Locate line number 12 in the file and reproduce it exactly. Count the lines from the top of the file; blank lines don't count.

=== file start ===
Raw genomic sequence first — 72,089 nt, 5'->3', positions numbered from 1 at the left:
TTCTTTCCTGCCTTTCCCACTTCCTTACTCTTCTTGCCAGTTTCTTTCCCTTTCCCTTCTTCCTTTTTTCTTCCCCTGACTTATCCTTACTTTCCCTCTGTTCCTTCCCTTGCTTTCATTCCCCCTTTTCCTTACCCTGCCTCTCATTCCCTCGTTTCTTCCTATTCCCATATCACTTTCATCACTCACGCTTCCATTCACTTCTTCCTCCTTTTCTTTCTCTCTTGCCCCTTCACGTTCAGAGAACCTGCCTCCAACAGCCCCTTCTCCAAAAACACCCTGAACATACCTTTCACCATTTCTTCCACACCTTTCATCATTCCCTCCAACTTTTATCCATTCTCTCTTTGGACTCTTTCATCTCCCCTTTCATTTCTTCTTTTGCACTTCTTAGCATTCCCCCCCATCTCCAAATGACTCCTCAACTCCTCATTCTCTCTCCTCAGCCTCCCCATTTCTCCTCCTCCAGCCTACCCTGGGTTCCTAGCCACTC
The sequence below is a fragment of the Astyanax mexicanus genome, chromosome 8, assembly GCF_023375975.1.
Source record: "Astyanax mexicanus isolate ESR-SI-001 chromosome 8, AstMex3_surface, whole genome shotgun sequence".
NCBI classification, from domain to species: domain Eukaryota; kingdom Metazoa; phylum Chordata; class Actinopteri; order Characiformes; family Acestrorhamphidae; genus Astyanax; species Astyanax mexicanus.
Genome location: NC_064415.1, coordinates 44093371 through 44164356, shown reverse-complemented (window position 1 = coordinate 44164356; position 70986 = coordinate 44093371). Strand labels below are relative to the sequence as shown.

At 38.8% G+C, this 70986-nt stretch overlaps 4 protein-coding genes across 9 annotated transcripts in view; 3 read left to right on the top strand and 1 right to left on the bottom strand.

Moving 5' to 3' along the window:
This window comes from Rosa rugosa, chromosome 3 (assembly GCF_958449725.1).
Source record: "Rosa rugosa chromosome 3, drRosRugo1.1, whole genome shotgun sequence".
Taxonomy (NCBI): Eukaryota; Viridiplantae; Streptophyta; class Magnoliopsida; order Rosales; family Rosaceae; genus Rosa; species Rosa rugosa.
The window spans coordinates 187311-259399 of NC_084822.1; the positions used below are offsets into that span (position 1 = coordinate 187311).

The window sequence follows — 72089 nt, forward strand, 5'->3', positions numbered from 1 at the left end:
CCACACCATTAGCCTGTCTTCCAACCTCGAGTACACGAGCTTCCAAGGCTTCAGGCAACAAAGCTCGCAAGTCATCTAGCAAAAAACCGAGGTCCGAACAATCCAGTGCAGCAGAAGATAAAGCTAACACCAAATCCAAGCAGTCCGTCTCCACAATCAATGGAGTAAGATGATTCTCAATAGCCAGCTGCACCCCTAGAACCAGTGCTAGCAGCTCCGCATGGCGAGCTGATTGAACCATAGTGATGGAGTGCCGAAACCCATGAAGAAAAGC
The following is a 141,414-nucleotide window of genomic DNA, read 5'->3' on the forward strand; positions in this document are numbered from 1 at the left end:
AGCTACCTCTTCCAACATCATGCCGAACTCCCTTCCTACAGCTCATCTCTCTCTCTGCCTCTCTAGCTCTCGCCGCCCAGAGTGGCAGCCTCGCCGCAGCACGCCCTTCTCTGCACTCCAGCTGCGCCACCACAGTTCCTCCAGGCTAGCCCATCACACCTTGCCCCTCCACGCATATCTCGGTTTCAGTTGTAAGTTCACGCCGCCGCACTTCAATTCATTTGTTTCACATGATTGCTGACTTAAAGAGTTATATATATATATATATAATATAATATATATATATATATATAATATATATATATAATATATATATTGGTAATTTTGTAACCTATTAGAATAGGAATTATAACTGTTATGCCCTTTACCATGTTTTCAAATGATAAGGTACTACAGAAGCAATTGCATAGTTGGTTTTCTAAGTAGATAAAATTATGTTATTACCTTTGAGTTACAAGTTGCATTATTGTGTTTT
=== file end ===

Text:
The window spans coordinates 187311-259399 of NC_084822.1; the positions used below are offsets into that span (position 1 = coordinate 187311).